We also saw one building in particular, a very secret building that not even many of the SS officers knew what was going on. Some of the Jewish captives, because of their special skills, where used to create counterfeit English bank notes. Hitler’s plan (though never completed) was to fly over England and drop the counterfeit money and inflating and cause havoc in their economy.
Just by being inside, the walls and the towers along the walls still seemed alive to me. I was imagining being here while these atrocities happened and that’s when it hit me. Though I could show no physical sign other than silence, inside I was weeping.
The rest of the tour turned out to be the hardest to handle as well. Next you were led to what appeared to be the entrance of a trench. However instead of it continuing on it stopped with a large wall stacked wood. Our guide somberly said this was an execution pit. The reason it was dug out like this was to muffle the sound away from people working on the other side of the wall.
The tour ends with a walk around a ruined building which used to house the ovens. While they were only a few here our guide informed us that another method of execution in Sachsenhausen was a single gunshot to the back of the head. Prisoners were informed they had a medical exam. They would come in to a specific room and a doctor would perform some routine medical procedures (height, weight etc..) then exit the room asking them to stand in a specific spot. A “spy hole” of sorts would open up between the wall where the prisoner was standing and the room next to it with an SS officer ready with his pistol.
Horrifically, this was thought out by a Nazi to disassociated the SS officer from what he was doing. Think about it, your orders are when you see this light go on, to open that hold and fire a bullet. You don`t know who or what is on the other side. Than other prisoners are ordered to dispose of the bodies, usually by cremation.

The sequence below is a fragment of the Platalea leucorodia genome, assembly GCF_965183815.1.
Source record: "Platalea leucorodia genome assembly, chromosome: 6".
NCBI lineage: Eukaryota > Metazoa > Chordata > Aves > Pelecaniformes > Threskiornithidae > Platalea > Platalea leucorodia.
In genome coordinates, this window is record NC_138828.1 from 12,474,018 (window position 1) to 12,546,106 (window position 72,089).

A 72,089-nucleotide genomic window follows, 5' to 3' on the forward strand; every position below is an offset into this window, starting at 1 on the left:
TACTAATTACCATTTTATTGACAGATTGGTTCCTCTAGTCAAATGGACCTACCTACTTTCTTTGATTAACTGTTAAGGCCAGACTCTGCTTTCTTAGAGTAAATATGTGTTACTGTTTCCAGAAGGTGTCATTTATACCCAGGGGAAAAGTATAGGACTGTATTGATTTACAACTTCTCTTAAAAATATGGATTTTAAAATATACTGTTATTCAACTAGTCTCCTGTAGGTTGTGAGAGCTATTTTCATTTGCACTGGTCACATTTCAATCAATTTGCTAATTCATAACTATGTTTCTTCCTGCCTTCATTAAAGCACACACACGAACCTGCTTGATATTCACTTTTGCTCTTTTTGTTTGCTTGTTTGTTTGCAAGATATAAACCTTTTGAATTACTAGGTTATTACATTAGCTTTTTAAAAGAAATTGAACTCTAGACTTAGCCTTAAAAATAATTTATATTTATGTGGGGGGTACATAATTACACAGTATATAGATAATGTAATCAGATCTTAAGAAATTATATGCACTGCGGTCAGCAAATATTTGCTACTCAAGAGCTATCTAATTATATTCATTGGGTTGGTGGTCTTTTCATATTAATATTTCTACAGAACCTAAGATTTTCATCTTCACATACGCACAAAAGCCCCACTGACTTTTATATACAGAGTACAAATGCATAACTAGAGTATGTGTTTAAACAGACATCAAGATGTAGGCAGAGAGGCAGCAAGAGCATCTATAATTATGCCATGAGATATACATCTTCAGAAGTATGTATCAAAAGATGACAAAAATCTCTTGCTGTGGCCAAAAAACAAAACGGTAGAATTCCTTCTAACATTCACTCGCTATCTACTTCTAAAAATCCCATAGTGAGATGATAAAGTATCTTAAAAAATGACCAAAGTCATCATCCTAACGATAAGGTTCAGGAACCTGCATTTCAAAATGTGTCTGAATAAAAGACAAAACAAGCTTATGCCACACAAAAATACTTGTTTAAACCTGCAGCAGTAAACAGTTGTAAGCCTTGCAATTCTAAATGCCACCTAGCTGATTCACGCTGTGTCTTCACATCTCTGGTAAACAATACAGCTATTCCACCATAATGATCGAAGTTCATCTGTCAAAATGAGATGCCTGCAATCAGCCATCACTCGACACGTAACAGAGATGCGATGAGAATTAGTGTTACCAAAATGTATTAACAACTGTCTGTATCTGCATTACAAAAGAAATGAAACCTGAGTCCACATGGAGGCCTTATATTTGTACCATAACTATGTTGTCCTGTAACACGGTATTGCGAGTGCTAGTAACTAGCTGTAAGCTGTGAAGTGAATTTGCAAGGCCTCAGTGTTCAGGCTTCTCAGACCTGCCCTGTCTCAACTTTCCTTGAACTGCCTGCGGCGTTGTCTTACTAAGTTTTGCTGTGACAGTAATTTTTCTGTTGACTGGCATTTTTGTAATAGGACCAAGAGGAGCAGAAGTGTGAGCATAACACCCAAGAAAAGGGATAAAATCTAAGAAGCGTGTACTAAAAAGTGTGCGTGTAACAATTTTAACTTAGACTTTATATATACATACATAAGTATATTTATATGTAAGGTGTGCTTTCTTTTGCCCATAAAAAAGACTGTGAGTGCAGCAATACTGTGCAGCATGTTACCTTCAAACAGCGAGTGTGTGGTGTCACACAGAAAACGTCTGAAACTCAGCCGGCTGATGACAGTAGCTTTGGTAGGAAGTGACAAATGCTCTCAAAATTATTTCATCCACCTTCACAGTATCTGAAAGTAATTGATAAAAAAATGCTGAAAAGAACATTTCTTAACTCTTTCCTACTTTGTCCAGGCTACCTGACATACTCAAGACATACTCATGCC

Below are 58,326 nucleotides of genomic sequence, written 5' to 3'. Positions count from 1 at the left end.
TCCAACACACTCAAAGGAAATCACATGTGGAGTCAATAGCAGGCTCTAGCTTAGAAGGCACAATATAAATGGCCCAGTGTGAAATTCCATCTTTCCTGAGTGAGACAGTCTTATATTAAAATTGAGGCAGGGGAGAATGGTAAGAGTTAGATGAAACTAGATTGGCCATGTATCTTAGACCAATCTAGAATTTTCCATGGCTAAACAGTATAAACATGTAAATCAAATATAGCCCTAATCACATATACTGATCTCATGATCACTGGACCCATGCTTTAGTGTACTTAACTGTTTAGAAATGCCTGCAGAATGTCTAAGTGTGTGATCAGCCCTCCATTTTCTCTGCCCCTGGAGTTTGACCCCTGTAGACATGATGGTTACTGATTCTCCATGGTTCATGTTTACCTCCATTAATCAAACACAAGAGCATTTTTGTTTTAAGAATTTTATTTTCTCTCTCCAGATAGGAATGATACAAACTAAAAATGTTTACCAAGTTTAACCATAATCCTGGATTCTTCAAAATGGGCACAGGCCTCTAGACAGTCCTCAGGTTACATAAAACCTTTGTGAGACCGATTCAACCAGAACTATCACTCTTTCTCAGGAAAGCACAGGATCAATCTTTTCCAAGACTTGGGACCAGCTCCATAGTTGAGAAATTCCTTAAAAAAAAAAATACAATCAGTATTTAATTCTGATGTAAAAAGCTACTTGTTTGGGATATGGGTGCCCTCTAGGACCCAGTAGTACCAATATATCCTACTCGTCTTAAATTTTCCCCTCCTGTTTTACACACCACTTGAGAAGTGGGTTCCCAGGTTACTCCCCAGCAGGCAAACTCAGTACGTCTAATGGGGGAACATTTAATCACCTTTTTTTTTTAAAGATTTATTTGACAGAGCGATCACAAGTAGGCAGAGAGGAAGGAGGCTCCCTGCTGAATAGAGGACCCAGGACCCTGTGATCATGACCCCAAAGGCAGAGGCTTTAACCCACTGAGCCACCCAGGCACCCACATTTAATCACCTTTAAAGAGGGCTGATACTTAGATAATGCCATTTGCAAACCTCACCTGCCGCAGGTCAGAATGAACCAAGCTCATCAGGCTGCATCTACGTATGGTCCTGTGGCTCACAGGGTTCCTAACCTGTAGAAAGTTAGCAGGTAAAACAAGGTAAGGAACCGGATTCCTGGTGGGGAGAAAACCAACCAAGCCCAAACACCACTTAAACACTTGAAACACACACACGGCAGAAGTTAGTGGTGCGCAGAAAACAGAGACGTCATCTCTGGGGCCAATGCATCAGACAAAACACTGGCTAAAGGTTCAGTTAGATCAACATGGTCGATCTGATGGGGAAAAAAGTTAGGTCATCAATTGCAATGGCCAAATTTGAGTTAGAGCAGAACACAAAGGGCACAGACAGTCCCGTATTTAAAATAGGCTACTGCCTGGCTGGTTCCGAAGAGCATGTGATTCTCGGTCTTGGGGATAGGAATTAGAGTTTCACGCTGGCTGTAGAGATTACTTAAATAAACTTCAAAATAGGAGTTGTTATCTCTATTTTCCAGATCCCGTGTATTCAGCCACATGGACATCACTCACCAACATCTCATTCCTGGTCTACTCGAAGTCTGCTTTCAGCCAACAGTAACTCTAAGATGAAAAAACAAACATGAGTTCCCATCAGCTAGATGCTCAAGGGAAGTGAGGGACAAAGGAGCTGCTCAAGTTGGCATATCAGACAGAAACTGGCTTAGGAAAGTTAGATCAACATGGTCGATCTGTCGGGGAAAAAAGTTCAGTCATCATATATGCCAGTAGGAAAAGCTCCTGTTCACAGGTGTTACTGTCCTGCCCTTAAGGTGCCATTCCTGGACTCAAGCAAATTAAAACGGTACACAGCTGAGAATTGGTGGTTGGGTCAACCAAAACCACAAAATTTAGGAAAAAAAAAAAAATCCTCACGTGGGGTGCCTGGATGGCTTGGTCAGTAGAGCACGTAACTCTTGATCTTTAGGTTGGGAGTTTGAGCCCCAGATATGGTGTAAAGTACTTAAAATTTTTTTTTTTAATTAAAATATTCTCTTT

To be mere feet from where this actually happened put a unbelievable world, from not too long ago, much closer to home. Silence is the only response I can muster to such horror.
After the Russians liberated the camp and freed the remaining prisoners they too used Sachsenhausen as a prison for Nazi criminals and suspected West Berlin spies. The identifiable Communist statue in Sachsenhausen is dedicated to the political prisoners who were kept here under Nazi control. Political prisoners in particular wore a Red triangle badge, now symbolized at the top of the monument on each side.
The Nazi’s didn’t use this prison for bad people it was a prison for people who were simply different. Being in the same place that these crimes happened put the smallest glimpse of their pain in my heart and I was left speechless. These tours are questionable to some travellers but this is a testament to show that racism, prejudice and intolerance has no place in the kind of world I hope for moving forward.
One day, I plan to tour Auschwitz/Birkenau. I’ve read the story and seen the documentaries. But I now know that I will need to mentally prepare myself for being there.